Some people do all of these things: blame themselves for bad things, forget things, space out, act like different characters and punish themselves.

All these things might look like she's crazy, but she isn't! She may look psychotic or schizophrenic or manic-depressive or any of those fancy names for crazy, but she isn't. She is just a very complicated person who had some bad things happen to her when she was a child. It is normal to grow up kind of complicated when bad things happen to a child.

The good news is, people can and do get over it so they don't have to do those odd things to cope any more. But the bad news is, when someone gets complicated like this, it takes a long time to heal from it, usually several years of counseling.

How does someone heal then?

Well, she has to see a therapist who helps her remember what happened and understand that it wasn't her fault. The therapist also helps her let out all the feelings of fear, hurt, anger, and toxic shame that have been bottled up inside her all these years.

To heal she also has to spend a lot of time with girlfriends who are willing to learn and understand what she is going through. She needs a lot of time to talk alone with her friends. She also has to spend a lot of time alone in her room writing in her journal or diary. And because the toxic shame feeling makes her think she will get in trouble for telling the truth about what happened or for writing about her characters, it is really, really important that she know that no one else, not even her husband if she's married, is going to read what she writes in her journal. It's also really important that you not talk to anyone about the odd things that she does except with people she tells you that you can. The reason for this is that other people may become frightened and think that she is crazy when she isn't no matter how hard you try to explain it to them. Some people are just plain thick headed, and unfortunately, some people like to gossip. (It's called gossip when people repeat things without permission, whether or not it's true. It's called slander when people lie about people.) There is one very important exception to talking about someone else without their permission, and that's when someone does something to you that hurts or makes you feel funny. You are supposed to tell someone you can trust about those things so they can help make those things stop happening. A good person to talk to about those things is a counselor.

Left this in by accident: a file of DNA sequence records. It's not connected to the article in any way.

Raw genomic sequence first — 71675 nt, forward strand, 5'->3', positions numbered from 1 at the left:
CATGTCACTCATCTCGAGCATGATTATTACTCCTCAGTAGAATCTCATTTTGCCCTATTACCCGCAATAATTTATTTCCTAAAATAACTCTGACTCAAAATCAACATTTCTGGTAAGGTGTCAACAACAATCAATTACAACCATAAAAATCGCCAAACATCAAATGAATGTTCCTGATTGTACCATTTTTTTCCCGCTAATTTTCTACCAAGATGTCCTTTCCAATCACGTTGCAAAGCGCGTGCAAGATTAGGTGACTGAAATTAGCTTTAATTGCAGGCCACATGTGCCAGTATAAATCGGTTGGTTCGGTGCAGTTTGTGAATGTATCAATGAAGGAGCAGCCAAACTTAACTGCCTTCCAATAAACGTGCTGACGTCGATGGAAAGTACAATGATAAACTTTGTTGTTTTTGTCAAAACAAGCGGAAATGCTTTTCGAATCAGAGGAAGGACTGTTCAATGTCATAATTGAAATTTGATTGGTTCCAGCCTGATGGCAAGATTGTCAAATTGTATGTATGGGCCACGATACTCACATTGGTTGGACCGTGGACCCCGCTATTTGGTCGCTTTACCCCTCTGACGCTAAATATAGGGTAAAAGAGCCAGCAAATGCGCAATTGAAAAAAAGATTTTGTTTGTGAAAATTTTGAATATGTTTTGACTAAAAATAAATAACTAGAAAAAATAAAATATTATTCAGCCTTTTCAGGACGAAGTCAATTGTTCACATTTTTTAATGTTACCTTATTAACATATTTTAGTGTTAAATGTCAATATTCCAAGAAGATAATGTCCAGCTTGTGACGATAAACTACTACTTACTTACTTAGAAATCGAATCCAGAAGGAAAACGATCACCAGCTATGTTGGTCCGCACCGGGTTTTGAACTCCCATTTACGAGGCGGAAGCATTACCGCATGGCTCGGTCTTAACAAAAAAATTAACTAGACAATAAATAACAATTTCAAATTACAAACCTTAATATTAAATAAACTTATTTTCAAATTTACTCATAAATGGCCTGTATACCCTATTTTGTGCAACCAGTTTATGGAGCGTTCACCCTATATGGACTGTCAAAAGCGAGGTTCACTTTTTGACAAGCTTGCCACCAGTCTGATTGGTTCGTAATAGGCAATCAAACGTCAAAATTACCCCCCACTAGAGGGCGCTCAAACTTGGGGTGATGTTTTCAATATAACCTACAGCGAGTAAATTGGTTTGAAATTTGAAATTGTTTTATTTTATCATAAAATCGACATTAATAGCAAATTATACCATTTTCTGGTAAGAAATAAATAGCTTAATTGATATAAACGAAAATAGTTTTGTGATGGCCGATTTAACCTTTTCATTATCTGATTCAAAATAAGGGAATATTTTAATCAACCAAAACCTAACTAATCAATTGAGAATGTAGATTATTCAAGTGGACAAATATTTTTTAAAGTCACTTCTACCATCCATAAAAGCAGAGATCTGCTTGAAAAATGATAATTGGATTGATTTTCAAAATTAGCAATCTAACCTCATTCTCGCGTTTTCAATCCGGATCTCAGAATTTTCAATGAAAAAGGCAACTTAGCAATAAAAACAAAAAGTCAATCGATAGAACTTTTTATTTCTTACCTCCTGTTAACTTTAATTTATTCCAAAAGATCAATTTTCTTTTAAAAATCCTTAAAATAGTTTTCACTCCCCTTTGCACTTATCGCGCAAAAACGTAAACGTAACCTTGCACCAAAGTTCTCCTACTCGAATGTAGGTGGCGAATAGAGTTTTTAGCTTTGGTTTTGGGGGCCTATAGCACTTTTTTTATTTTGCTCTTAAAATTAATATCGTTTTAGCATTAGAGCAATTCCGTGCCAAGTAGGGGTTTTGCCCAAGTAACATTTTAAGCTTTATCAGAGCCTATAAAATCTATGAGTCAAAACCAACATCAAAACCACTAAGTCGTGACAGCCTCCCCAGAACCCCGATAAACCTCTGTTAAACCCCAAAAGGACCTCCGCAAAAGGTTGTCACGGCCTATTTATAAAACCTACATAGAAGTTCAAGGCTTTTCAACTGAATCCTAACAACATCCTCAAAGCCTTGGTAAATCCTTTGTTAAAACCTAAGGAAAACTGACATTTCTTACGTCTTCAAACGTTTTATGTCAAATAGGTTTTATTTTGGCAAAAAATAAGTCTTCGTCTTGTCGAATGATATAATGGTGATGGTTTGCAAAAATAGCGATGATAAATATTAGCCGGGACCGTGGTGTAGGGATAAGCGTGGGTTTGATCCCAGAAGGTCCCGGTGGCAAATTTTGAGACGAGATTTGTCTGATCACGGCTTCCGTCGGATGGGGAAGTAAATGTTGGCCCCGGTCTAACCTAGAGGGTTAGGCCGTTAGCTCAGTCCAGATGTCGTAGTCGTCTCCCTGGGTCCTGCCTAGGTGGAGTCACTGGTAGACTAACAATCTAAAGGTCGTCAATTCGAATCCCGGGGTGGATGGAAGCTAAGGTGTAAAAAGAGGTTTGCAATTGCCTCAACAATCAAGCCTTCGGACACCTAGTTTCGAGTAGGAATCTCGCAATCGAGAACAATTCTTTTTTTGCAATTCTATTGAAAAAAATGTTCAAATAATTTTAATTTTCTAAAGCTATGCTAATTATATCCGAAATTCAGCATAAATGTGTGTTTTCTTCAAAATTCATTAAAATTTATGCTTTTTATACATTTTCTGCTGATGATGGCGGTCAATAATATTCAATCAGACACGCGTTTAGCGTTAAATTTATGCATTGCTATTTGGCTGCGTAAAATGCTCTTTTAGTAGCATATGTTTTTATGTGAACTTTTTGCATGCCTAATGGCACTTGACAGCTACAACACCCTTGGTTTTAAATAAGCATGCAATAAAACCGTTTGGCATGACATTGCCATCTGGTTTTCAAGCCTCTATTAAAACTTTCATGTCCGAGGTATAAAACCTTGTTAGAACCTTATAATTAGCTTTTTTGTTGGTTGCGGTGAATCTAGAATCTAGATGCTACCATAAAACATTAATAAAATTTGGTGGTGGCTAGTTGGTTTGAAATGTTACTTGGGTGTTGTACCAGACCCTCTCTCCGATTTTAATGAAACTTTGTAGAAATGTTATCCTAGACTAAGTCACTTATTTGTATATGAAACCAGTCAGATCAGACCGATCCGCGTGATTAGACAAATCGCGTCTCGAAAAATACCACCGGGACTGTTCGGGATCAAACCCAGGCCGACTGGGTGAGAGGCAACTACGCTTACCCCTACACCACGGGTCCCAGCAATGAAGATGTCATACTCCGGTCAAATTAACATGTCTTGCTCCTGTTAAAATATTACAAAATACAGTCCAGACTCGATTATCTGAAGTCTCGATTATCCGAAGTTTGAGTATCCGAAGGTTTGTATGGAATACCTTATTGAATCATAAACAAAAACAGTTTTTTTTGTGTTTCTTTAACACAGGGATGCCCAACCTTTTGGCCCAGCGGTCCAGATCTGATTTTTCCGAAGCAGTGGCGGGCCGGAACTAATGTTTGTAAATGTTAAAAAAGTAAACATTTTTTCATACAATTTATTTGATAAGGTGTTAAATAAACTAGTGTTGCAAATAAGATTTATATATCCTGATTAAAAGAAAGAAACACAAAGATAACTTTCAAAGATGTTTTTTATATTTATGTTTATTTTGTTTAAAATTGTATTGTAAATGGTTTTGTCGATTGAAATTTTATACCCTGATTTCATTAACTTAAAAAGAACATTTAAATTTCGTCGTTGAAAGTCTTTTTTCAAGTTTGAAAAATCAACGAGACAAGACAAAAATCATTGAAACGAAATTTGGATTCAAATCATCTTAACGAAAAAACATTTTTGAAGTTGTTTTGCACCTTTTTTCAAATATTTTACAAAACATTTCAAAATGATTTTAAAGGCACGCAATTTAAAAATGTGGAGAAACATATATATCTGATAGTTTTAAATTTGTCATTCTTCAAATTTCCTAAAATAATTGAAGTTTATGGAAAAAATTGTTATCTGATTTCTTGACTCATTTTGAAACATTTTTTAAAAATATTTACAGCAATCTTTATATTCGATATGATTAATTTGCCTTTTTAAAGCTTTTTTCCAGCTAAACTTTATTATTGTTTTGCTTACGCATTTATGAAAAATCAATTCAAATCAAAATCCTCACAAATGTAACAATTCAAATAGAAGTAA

P.S. Bad things sometimes happen to little boys too and they usually react the same way

November 12, 2005
4:17 pm
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exoticflower
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I got it from a religious site, just saw the religious refrences about shame: not my personal opinion and don't want to push it on anyone else either, just to make clear. Not knocking it either, mind you, 100% neutral!

November 12, 2005
4:38 pm
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thank you exoticflower. I feel like this is talking directly to me. One problem Is that i only have one friend and she is always bussey so i dont have people to talk to unless its online

November 12, 2005
4:56 pm
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exoticflower
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RW< I put it here for you too! When I read it it seemed to so well describe every last detail of what I go through, and I guess you too when I read your other post. Are you still at your church? What about your sister in law? Also, you could try a womans support group... where are you at? I'd be happy to look around and see what I can find!4

November 12, 2005
5:01 pm
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I still go to church every sunday my sister in law works a lot and when she is not at work she is to bussy for me. And the only thing Im worried about with a support group is childcare. But i live in salem oregon. maybe there is one that childcare is provided or one i can take my kids too

November 12, 2005
5:19 pm
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exoticflower
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found these, don't know if they can help, but it would be worth calling...

DBSA of Clackamas County
Clackamas County Mental Health Stewart Hilltop Center, 998 Library Court
Oregon City, OR 97045

Phone Number: (503) 722-6500
Secondary Phone Number:

Fax:
URL:

A support group for individuals with depression, manic depression or bipolar disorder, and other affective illnesses that meets each Tuesday from 5:30 to 7pm. This group is NOT open to family and friends.
************************************

DMDA - Portland/Tri Counties
PO Box 4287
Portland, OR 97208-

Phone Number: (503) 643-4384